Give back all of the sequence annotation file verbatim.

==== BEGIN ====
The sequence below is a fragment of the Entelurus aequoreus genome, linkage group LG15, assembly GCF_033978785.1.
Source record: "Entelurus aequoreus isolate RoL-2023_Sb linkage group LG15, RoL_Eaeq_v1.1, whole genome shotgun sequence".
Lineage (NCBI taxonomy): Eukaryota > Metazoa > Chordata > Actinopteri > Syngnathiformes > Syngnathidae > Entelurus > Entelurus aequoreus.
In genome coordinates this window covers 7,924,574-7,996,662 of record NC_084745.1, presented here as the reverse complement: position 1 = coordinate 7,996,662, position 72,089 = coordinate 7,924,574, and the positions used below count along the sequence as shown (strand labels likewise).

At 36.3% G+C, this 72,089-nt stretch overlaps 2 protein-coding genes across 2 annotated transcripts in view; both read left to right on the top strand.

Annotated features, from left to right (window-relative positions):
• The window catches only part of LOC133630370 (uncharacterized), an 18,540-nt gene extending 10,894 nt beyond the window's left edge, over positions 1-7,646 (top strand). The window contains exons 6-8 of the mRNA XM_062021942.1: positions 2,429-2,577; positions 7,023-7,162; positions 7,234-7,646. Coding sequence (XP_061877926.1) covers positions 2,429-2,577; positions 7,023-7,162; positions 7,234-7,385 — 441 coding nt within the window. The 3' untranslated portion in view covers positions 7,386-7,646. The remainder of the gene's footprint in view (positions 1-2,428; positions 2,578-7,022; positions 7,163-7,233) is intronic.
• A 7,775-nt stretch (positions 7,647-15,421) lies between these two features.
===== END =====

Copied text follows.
The sequence below is a fragment of the Entelurus aequoreus genome, linkage group LG15, assembly GCF_033978785.1.
Source record: "Entelurus aequoreus isolate RoL-2023_Sb linkage group LG15, RoL_Eaeq_v1.1, whole genome shotgun sequence".
Lineage (NCBI taxonomy): Eukaryota > Metazoa > Chordata > Actinopteri > Syngnathiformes > Syngnathidae > Entelurus > Entelurus aequoreus.
In genome coordinates this window covers 7,924,574-7,996,662 of record NC_084745.1, presented here as the reverse complement: position 1 = coordinate 7,996,662, position 72,089 = coordinate 7,924,574, and the positions used below count along the sequence as shown (strand labels likewise).

At 36.3% G+C, this 72,089-nt stretch overlaps 2 protein-coding genes across 2 annotated transcripts in view; both read left to right on the top strand.

Annotated features, from left to right (window-relative positions):
• The window catches only part of LOC133630370 (uncharacterized), an 18,540-nt gene extending 10,894 nt beyond the window's left edge, over positions 1-7,646 (top strand). The window contains exons 6-8 of the mRNA XM_062021942.1: positions 2,429-2,577; positions 7,023-7,162; positions 7,234-7,646. Coding sequence (XP_061877926.1) covers positions 2,429-2,577; positions 7,023-7,162; positions 7,234-7,385 — 441 coding nt within the window. The 3' untranslated portion in view covers positions 7,386-7,646. The remainder of the gene's footprint in view (positions 1-2,428; positions 2,578-7,022; positions 7,163-7,233) is intronic.
• A 7,775-nt stretch (positions 7,647-15,421) lies between these two features.